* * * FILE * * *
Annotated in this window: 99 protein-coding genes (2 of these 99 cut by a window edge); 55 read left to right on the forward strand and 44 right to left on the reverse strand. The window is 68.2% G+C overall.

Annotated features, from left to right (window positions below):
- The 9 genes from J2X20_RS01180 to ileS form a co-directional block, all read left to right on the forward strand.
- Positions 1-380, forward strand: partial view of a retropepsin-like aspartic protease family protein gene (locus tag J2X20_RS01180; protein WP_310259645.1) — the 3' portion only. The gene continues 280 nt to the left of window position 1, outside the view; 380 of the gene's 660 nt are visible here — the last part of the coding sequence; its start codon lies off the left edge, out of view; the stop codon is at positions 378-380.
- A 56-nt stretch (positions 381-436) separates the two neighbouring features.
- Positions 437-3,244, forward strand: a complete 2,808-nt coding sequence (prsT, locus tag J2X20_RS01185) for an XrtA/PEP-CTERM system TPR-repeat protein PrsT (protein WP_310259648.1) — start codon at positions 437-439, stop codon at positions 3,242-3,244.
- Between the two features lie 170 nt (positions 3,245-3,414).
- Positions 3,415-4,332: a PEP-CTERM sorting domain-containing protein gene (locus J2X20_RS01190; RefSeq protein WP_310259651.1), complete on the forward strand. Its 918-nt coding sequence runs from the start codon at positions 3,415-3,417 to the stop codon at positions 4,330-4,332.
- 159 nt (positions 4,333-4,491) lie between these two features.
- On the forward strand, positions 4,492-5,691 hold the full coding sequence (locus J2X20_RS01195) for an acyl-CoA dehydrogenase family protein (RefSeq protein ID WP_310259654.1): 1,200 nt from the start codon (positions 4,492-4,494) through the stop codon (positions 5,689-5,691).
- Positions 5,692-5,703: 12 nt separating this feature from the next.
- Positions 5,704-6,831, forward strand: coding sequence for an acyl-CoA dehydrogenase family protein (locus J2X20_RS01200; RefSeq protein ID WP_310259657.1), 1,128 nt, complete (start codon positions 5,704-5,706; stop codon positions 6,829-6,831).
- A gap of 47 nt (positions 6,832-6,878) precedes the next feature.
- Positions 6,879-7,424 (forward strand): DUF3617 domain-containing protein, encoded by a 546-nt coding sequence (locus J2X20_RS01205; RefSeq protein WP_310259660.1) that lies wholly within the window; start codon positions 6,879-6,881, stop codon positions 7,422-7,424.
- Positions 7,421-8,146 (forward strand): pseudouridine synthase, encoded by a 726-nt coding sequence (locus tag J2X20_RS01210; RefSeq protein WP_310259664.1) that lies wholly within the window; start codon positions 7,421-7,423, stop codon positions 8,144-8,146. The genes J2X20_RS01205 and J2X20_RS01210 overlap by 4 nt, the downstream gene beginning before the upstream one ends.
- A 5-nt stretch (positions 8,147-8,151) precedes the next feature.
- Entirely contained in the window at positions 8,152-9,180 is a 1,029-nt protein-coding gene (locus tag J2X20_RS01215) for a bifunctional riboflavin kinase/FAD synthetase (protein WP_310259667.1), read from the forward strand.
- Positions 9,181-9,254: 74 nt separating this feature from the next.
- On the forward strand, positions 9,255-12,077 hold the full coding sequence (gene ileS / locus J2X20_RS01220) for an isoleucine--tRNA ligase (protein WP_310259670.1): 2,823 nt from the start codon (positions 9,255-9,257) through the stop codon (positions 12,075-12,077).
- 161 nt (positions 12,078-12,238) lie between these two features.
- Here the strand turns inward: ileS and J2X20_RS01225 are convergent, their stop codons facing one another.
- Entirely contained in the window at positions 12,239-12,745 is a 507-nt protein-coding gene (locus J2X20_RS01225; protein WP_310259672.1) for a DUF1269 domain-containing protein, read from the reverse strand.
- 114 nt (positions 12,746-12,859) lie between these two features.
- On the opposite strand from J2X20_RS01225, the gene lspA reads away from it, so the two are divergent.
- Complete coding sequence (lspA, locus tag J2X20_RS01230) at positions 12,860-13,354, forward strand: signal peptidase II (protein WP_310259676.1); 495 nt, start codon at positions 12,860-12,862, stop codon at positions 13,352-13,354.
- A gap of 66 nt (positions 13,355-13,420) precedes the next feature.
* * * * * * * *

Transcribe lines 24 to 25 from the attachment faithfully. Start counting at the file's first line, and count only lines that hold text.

- On the opposite strand from J2X20_RS01225, the gene lspA reads away from it, so the two are divergent.
- Complete coding sequence (lspA, locus tag J2X20_RS01230) at positions 12,860-13,354, forward strand: signal peptidase II (protein WP_310259676.1); 495 nt, start codon at positions 12,860-12,862, stop codon at positions 13,352-13,354.